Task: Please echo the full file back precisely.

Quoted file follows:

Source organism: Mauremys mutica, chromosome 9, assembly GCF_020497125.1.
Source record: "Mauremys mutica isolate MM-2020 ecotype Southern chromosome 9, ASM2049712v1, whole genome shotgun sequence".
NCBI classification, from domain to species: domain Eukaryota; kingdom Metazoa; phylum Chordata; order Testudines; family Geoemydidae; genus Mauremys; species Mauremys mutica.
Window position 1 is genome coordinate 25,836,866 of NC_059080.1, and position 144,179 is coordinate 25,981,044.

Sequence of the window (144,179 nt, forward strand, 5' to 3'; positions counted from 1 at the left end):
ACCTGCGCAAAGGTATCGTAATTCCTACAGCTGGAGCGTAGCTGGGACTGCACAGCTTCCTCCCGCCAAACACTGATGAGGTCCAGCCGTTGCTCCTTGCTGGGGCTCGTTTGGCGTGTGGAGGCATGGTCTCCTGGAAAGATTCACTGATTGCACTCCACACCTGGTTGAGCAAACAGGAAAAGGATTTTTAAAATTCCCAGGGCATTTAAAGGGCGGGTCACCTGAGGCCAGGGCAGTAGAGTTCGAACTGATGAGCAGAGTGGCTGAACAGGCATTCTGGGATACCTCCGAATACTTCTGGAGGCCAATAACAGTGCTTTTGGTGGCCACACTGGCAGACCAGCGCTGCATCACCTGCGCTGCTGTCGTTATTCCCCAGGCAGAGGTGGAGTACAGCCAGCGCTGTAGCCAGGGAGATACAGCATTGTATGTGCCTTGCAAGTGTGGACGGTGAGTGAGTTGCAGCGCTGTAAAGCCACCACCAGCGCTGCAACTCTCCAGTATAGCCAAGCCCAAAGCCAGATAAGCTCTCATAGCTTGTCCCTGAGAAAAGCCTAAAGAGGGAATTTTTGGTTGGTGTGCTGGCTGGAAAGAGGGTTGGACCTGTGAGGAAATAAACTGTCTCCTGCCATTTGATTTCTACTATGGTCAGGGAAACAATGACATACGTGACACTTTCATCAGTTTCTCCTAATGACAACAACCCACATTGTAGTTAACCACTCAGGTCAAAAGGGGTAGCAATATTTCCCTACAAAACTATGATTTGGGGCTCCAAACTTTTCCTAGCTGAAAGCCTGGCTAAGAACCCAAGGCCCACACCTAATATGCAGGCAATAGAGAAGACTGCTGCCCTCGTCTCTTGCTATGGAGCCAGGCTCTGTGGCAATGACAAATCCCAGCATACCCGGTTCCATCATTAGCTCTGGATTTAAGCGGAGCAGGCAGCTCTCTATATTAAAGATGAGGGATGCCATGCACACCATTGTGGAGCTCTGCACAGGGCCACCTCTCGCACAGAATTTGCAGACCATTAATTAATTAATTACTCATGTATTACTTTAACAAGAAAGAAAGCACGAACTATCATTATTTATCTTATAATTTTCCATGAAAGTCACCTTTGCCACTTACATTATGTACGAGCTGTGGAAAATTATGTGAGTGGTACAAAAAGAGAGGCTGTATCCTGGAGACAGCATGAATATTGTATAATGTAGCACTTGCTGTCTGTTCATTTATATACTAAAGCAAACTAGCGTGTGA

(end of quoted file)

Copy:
Source organism: Mauremys mutica, chromosome 9, assembly GCF_020497125.1.
Source record: "Mauremys mutica isolate MM-2020 ecotype Southern chromosome 9, ASM2049712v1, whole genome shotgun sequence".
NCBI classification, from domain to species: domain Eukaryota; kingdom Metazoa; phylum Chordata; order Testudines; family Geoemydidae; genus Mauremys; species Mauremys mutica.
Window position 1 is genome coordinate 25,836,866 of NC_059080.1, and position 144,179 is coordinate 25,981,044.

Sequence of the window (144,179 nt, forward strand, 5' to 3'; positions counted from 1 at the left end):
ACCTGCGCAAAGGTATCGTAATTCCTACAGCTGGAGCGTAGCTGGGACTGCACAGCTTCCTCCCGCCAAACACTGATGAGGTCCAGCCGTTGCTCCTTGCTGGGGCTCGTTTGGCGTGTGGAGGCATGGTCTCCTGGAAAGATTCACTGATTGCACTCCACACCTGGTTGAGCAAACAGGAAAAGGATTTTTAAAATTCCCAGGGCATTTAAAGGGCGGGTCACCTGAGGCCAGGGCAGTAGAGTTCGAACTGATGAGCAGAGTGGCTGAACAGGCATTCTGGGATACCTCCGAATACTTCTGGAGGCCAATAACAGTGCTTTTGGTGGCCACACTGGCAGACCAGCGCTGCATCACCTGCGCTGCTGTCGTTATTCCCCAGGCAGAGGTGGAGTACAGCCAGCGCTGTAGCCAGGGAGATACAGCATTGTATGTGCCTTGCAAGTGTGGACGGTGAGTGAGTTGCAGCGCTGTAAAGCCACCACCAGCGCTGCAACTCTCCAGTATAGCCAAGCCCAAAGCCAGATAAGCTCTCATAGCTTGTCCCTGAGAAAAGCCTAAAGAGGGAATTTTTGGTTGGTGTGCTGGCTGGAAAGAGGGTTGGACCTGTGAGGAAATAAACTGTCTCCTGCCATTTGATTTCTACTATGGTCAGGGAAACAATGACATACGTGACACTTTCATCAGTTTCTCCTAATGACAACAACCCACATTGTAGTTAACCACTCAGGTCAAAAGGGGTAGCAATATTTCCCTACAAAACTATGATTTGGGGCTCCAAACTTTTCCTAGCTGAAAGCCTGGCTAAGAACCCAAGGCCCACACCTAATATGCAGGCAATAGAGAAGACTGCTGCCCTCGTCTCTTGCTATGGAGCCAGGCTCTGTGGCAATGACAAATCCCAGCATACCCGGTTCCATCATTAGCTCTGGATTTAAGCGGAGCAGGCAGCTCTCTATATTAAAGATGAGGGATGCCATGCACACCATTGTGGAGCTCTGCACAGGGCCACCTCTCGCACAGAATTTGCAGACCATTAATTAATTAATTACTCATGTATTACTTTAACAAGAAAGAAAGCACGAACTATCATTATTTATCTTATAATTTTCCATGAAAGTCACCTTTGCCACTTACATTATGTACGAGCTGTGGAAAATTATGTGAGTGGTACAAAAAGAGAGGCTGTATCCTGGAGACAGCATGAATATTGTATAATGTAGCACTTGCTGTCTGTTCATTTATATACTAAAGCAAACTAGCGTGTGA